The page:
I mentioned Dusty in yesterday's posting. Well, just south of his old place, smack-dab next to the Sandpoint Airport Runway, the dirt piles are growing in what's been a hayfield for my 57 years.
A temporary metal fence enclosure went up a few days ago to protect some heavy equipment. Boyer Road's been torn up off and on for at least two weeks. Development dirt has moved north. From what I was told by the previous owner, George Roberson, who's building a fence to block out his view of the mess across the road, 15 houses will go in on what has to be no more than 5 acres of land.
I've also learned that home buyers will be asked to sign off that they, indeed, know they're moving right next to the airport runway. It would be interesting to know what kind of material they're going to put in those homes to muffle out the sound of lear jets taking off or landing just over the fenceline.
At the north end of the runway, another developer has received permission to dig up dirt and put in 30-plus houses on ten acres of what used to be the Hudon's place. That's where I went to 4-H meetings as a kid.
The old Best place that I mentioned yesterday started turning into a housing development last year. I've never seen such use of every square inch of available soil. Would hate to live in one of those houses and have to yell at Bill cuz their proximity to one another is mighty cozy. It's feasible another "Bill" three houses down may think HE's the one in trouble.
I learned at lunch yesterday that the Sand Creek Angus Farm just up the road from my childhood home sold for millions and will turn into an 18-hole golf course at the base of Schweitzer. During my formative years, I attended 4-H livestock meetings at the Paulets, who owned this property.
I knew about the millions paid for the 160 acres and knew about the golf course, but I didn't know until yesterday that Coldwater Creek founder Dennis Pence, who built his estate on the old Beauchene place (bordering Sand Creek Angus Farm), financed developer Ralph Sletager in the deal.
The golf course, reportedly, will encompass both the Paulet place and Ralph Sletager's property (the same place where I spent hours in Eleanor Delamarter's bedroom trying to learn how to sew).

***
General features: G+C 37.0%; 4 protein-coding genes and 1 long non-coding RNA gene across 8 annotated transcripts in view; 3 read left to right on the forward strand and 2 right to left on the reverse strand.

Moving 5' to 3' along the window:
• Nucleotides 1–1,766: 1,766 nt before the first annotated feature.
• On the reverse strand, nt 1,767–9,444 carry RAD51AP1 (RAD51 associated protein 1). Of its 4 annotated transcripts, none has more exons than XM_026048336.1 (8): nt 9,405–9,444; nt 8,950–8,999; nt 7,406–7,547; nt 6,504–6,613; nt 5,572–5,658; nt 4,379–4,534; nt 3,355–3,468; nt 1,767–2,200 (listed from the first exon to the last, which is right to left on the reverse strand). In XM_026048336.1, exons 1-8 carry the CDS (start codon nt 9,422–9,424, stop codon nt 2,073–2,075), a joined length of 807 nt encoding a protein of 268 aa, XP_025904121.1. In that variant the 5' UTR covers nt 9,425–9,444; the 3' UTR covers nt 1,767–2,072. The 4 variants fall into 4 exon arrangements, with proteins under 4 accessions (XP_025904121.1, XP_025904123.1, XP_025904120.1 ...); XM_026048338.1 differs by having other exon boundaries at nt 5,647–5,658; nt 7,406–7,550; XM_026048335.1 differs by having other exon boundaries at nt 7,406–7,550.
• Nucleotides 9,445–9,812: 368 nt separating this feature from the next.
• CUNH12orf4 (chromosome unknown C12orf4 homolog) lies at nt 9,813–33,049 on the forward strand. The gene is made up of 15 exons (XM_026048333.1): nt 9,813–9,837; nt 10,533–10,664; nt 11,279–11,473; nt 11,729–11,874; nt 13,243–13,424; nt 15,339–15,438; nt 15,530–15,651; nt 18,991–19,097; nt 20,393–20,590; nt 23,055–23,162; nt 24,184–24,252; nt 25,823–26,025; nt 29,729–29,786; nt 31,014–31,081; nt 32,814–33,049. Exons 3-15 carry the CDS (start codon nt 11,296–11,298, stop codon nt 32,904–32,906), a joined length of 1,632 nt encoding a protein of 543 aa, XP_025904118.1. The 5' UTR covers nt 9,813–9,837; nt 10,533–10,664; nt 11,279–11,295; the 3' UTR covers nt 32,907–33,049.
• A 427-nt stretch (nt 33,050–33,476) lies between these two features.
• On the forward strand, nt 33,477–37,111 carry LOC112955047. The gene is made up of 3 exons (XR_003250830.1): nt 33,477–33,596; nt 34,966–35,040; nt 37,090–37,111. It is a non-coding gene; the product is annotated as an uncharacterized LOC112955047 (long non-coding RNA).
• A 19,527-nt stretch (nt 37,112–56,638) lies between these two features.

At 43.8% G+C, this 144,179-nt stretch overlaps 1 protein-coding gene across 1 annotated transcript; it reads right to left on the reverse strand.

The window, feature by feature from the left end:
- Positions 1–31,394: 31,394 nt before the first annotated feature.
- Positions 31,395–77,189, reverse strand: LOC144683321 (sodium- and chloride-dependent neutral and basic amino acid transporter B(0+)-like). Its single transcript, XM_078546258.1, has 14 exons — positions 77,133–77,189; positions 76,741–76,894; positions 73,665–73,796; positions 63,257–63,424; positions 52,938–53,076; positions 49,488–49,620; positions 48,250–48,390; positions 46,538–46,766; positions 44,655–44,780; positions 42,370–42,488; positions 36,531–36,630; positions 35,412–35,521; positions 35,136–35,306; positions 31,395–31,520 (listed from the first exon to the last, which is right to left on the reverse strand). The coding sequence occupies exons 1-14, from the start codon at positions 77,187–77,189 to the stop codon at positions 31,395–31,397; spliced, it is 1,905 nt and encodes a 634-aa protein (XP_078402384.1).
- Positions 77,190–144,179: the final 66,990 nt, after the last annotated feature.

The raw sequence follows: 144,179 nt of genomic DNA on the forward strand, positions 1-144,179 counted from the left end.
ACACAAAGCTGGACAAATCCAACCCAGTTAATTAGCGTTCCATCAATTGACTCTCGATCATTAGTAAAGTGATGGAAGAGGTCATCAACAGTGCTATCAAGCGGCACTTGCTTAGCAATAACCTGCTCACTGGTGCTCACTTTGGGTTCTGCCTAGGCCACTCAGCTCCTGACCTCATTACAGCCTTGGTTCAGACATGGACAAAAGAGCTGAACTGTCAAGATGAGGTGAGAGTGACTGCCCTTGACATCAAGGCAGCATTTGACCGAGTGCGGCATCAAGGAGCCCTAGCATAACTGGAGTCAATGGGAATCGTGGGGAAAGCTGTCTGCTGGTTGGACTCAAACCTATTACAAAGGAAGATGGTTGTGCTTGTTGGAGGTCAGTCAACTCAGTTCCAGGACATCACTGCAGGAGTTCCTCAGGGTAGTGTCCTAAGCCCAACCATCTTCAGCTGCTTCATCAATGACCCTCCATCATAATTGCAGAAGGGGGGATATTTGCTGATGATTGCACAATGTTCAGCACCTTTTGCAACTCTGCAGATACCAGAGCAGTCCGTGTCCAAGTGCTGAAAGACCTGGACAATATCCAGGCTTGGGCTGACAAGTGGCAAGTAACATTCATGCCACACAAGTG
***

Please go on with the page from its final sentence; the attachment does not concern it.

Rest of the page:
Tomorrow night, the Sandpoint City Council will extend its final blessing to a Spokane developer, who calls himself Terry Lee but reportedly has another last name, to go ahead and start digging up piles of dirt for 29 homes on my folks' old farm just up the road from where we live. Bill and I lived on and loved that farm for our first three years of marriage.
Yesterday, while my mother and sister were here, a neighbor to the north called and said someone was driving their pickup around my mother's newly-planted field. My sister went off to check it out and the neighbor said he'd "kick ass" if I'd give him the go-ahead. I told him to approach the situation calmly and see who it was first, thinking maybe it was the guy who farmed it.
Turned out it was actually in the field adjoining Mother's. The guy had driven off the road and across the ditch to get into the field and was teaching his kid how to drive a stick shift. The neighbor (not knowing it really wasn't Mother's spread) said, "That lady paid $30,000 to get this place farmed. Get your ass out of here."
Even though it wasn't our field, this brazen behavior does make a person wonder what kinds of attitudes are hitting town when they'll drive on to someone's farm field, without permission---to teach driver's training.
Within the next month, a 56,000 square foot metal building for Quest Aircraft's manufacturing facility will rise up and block our kitchen view of the Cabinet Mountains and dwarf our charming old red barn.
I'm wondering if it's time to leave the old neighborhood and look for greener pastures where there are no piles of developer dirt.